Children with autism have increased blood levels of brain-derived neurotrophic factor (BDNF), according to a new meta-analysis. This protein spurs the formation of neuronal connections, or synapses, which may be unusually abundant in individuals with autism. But the study comes with a list of caveats, and it is still unclear what role, if any, BDNF plays in autism, experts say.
Studies probing the link between BDNF and autism have shown mixed results: Some report elevated levels of the protein in people with autism, but others indicate the opposite or no difference relative to controls. Varied methods for collecting and storing samples may contribute to the discrepancies, says Yoke Peng Loh, head of cellular neurobiology at the National Institute of Child Health and Human Development and lead investigator on the new study.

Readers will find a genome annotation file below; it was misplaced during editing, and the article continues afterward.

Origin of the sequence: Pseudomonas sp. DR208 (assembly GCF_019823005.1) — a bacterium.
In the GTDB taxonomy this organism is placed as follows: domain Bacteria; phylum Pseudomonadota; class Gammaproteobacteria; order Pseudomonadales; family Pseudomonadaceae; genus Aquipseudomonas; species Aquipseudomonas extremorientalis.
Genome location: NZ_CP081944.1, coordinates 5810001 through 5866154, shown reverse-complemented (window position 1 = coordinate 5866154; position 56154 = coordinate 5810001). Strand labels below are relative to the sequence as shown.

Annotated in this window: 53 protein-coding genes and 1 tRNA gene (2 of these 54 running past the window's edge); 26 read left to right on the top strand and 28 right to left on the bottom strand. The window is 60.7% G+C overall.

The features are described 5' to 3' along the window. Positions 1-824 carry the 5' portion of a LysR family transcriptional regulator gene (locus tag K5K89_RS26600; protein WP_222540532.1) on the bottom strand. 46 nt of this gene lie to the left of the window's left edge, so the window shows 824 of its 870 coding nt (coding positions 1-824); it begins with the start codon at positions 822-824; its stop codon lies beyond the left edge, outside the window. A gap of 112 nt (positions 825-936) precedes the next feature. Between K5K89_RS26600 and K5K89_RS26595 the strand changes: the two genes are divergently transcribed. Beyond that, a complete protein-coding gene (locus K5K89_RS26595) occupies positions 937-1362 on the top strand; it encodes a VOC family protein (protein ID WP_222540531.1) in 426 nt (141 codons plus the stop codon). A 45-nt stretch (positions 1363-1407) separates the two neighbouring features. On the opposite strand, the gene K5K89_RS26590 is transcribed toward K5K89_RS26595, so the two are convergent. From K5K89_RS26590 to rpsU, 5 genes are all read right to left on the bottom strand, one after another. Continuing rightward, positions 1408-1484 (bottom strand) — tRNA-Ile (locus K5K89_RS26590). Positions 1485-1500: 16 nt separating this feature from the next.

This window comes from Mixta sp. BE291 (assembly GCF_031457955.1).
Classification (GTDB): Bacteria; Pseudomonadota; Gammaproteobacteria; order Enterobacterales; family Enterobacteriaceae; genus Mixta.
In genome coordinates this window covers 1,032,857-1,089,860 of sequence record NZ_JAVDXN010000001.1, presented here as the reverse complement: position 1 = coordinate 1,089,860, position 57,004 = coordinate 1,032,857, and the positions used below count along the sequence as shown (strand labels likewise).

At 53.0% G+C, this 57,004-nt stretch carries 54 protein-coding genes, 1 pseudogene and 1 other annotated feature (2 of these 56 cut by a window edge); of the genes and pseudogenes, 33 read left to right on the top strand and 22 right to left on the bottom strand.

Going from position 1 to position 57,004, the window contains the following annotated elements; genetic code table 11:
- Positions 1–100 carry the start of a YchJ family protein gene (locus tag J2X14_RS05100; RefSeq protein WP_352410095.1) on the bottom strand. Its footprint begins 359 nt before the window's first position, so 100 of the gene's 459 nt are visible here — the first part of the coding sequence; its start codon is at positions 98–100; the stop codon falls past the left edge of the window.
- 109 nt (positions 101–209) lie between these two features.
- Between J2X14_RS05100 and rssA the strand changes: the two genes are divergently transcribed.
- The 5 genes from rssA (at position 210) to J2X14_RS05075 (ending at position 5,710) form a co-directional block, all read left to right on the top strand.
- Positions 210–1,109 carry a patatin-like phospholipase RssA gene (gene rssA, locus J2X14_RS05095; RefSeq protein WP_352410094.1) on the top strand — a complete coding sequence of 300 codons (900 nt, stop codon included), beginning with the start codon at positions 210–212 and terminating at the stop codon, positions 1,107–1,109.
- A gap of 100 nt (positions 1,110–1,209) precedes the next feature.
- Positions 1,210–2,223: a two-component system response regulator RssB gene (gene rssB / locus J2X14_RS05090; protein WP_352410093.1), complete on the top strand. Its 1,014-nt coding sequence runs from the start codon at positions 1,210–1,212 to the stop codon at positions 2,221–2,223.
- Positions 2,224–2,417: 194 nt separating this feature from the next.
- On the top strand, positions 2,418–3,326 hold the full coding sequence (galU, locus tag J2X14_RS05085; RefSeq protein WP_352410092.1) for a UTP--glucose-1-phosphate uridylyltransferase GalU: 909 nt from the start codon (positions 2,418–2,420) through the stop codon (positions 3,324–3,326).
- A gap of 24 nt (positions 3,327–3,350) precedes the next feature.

To tease a signal from the noise, Loh and her colleagues compiled results from 19 studies — involving a total of 2,896 children — which measured blood levels of BDNF in children with autism and typical children. “It would be very interesting, we thought, to correlate any changes in blood levels of BDNF and autism,” Loh says.
The analysis revealed that BDNF levels are higher in children with autism than in those without the condition. The results are published in the November issue of JAMA Pediatrics. They jibe with those of two meta-analyses published in August.
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